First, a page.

Slightly steeper and slightly less easy the path became. I passed the teens who were taking in the view and breathing heavily, they were drinking lots of water. No music this time. I rested at an area near the top to take photos of Mt Ngarahoe and the stunning flat section I’d just walked across. The teens passed me again. Some sort of strange dance music this time with no words to sing along to.

At the top of the climb was an unmarked side trail to the summit of Mt Tongariro. I chose not to climb it as I climbed it when I hiked this trail 20 years ago. I continued to the top of Red Crater, the highest point of the trail at 1847 meters. Another TA hiker was heading across. It was Sabrina from Germany. We started hiking the trail on the same day and last saw each other about 5 weeks ago. We stopped to chat.

A low flying helicopter buzzed the volcanic Red crater. Several hundred people were sitting down resting or taking selfies. There were a lot of people enjoying the perfect weather. No wind, sunshine and warm temperatures. It would not be possible to have a better day to do this crossing. 1000 other people knew it and took advantage of it. Is this place getting loved to death. There was no escape from the people.

I continued down a volcanic scree slope past lakes of blue and green and kept on hiking to the point I had to turn around several days earlier. I’d now linked the trails together. I could have kept on hiking down and taken a shuttle bus or I could turn around and hike against the flow of traffic. I turned around.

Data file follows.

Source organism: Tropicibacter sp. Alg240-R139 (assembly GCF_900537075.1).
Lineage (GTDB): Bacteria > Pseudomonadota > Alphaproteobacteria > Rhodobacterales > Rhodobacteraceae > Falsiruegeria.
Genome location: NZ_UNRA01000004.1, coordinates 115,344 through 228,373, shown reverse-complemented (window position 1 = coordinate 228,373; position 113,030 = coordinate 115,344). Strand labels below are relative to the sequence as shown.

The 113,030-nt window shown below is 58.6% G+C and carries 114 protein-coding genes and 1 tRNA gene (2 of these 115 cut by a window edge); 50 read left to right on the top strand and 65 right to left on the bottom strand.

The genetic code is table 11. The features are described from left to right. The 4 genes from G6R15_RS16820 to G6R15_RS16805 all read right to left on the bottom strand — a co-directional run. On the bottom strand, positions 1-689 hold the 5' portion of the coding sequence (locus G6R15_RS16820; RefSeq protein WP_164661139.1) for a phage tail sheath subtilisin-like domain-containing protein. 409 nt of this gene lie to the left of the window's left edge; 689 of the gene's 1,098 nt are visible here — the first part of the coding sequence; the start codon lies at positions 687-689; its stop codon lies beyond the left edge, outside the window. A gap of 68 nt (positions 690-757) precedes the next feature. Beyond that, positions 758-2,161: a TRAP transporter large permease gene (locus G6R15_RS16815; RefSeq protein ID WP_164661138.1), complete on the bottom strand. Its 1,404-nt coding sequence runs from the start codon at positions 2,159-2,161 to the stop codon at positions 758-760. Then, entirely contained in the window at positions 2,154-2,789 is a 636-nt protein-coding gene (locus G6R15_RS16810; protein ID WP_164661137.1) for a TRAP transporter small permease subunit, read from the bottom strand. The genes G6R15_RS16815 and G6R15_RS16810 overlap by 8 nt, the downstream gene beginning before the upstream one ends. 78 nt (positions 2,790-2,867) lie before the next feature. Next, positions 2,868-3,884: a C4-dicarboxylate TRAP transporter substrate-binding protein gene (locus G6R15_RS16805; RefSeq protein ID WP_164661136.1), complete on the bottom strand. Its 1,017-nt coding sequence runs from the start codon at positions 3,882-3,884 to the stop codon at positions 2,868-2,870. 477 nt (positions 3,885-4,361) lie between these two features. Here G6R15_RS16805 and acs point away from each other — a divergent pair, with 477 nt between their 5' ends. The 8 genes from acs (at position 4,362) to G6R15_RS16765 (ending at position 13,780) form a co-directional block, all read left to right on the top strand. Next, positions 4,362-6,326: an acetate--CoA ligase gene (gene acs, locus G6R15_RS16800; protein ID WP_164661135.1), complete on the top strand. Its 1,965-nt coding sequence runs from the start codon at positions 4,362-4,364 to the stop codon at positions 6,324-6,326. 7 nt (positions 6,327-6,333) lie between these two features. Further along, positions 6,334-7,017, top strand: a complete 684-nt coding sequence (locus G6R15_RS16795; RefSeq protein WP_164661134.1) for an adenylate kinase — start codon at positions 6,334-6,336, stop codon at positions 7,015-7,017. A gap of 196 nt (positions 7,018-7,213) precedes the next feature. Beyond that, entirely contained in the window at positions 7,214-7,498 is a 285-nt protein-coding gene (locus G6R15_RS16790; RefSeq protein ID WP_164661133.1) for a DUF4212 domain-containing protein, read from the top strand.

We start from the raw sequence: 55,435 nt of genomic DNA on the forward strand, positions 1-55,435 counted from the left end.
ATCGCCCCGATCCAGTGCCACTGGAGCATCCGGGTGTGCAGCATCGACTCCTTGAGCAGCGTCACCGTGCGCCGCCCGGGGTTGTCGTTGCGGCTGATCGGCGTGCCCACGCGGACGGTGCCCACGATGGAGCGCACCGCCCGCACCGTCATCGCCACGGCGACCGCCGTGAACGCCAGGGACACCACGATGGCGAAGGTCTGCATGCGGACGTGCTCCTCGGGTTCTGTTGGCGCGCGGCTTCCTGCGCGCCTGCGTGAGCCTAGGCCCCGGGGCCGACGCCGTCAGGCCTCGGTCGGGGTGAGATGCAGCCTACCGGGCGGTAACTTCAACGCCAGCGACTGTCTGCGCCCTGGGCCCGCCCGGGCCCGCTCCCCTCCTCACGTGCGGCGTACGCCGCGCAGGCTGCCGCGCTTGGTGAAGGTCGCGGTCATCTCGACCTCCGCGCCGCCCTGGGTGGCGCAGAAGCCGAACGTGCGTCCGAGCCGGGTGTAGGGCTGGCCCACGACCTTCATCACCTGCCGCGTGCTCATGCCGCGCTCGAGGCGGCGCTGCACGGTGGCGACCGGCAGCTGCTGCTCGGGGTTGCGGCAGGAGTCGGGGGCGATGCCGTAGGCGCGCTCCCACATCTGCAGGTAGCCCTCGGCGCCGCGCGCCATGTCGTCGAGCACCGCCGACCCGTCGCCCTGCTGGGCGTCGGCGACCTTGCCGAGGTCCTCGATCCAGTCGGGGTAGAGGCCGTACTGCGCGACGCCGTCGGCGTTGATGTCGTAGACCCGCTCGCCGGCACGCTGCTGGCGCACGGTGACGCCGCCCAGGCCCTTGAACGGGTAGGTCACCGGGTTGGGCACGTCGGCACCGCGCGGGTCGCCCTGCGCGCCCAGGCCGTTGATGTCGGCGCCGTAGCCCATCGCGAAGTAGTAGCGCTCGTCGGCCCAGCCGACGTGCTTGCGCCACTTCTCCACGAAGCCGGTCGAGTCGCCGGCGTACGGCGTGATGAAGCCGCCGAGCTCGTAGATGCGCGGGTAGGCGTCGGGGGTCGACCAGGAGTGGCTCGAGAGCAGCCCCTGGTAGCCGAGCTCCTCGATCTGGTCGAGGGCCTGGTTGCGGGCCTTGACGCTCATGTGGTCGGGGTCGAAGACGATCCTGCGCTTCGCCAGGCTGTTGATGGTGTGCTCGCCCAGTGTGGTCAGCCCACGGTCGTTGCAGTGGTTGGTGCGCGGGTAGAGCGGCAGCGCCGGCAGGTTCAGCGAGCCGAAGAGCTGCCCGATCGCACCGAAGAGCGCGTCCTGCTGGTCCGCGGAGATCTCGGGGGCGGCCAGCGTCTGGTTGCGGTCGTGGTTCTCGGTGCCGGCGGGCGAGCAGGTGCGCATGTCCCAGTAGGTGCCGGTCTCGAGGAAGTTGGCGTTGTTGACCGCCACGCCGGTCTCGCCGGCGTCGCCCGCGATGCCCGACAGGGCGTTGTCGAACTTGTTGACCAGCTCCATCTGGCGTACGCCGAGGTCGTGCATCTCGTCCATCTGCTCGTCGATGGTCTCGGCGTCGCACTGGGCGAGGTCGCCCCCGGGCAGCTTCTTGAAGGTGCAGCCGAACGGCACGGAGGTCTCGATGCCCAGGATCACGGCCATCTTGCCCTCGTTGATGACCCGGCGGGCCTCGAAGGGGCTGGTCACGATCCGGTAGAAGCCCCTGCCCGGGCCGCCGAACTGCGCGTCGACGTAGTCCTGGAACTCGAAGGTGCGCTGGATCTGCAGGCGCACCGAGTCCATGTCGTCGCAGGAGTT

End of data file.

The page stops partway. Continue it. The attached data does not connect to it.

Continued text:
Not sure if it was Justin Bieber or One Direction as the teens passed for the last time. By the time I returned to Red Crater it was almost empty. The 1000 hikers had all but gone. Just the last few stragglers for the day. I continued across the crossing a second time. It was much more enjoyable this time. The peace and quiet, except for the scenic flights overhead.

I made it to the carpark where all the day hikers started from. It was 5pm. Not many people around and no shuttle buses waiting. It wasn’t long before a car arrived and gave me a lift back to the town of National Park. Soon I’ll make my way to the river for canoeing. But first I looked at the local music charts and realized, I have absolutely no idea what music is popular nowadays. I’ve been living in a different reality for a long time and that thought made me happy. I like my reality.

Next – Day 48 – The Fisher Trail to Whakahoro

All the tips you need to hike the Te Araroa Trail : 
Complete Guide to the Te Araroa Trail
Te Araroa Trail Resupply Guide
Te Araroa Trail Gear List
Te Araroa Trail Gear Review

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About the Author:
Brad is an Australian who has completed the hiking Triple Crown after he hiked the Pacific Crest Trail, Continental Divide Trail and Appalachian Trail. He has hiked on every continent (except Antarctica) and has cycled from Alaska to Ecuador. He is an expert on outdoor gear currently living in Chile.